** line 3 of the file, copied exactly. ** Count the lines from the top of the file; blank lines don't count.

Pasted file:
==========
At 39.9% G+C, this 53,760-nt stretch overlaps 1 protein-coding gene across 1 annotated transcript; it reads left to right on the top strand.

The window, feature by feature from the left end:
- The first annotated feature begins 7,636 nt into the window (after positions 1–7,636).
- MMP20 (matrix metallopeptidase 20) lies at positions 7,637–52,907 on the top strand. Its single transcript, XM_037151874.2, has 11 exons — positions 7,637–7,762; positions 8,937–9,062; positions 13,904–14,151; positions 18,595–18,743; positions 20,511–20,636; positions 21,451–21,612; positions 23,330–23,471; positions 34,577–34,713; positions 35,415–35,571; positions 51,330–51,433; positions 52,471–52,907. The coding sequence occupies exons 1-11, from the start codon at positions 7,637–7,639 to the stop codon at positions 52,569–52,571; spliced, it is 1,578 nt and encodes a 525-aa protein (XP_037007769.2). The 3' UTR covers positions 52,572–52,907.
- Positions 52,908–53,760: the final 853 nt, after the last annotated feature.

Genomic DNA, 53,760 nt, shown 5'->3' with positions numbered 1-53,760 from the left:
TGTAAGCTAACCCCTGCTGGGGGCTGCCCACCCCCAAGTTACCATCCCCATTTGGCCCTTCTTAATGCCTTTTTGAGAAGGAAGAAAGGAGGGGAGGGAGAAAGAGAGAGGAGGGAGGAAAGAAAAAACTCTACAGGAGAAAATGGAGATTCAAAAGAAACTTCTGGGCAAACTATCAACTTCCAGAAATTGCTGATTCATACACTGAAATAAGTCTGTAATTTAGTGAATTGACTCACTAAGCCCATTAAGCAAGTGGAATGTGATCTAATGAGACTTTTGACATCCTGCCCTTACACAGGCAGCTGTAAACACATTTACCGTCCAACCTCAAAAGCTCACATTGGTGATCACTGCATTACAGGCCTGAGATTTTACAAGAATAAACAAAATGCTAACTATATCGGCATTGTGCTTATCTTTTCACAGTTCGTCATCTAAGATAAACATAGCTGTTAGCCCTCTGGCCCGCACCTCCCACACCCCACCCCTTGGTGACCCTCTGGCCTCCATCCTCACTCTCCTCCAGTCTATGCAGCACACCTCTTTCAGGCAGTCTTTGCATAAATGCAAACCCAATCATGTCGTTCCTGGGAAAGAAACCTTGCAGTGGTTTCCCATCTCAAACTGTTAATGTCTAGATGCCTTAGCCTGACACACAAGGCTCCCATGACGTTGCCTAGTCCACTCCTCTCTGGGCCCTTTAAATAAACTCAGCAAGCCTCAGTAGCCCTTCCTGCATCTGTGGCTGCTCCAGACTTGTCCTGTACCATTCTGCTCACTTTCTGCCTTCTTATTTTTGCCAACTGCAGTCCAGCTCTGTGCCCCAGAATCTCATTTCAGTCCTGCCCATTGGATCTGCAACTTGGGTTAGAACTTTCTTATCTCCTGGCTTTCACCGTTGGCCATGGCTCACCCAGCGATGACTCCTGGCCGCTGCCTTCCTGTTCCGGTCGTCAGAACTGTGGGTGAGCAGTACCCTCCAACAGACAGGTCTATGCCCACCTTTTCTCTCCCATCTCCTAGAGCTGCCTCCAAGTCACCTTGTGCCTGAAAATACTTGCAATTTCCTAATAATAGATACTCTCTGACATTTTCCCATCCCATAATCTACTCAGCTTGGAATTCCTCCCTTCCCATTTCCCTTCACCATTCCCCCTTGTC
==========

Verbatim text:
- The first annotated feature begins 7,636 nt into the window (after positions 1–7,636).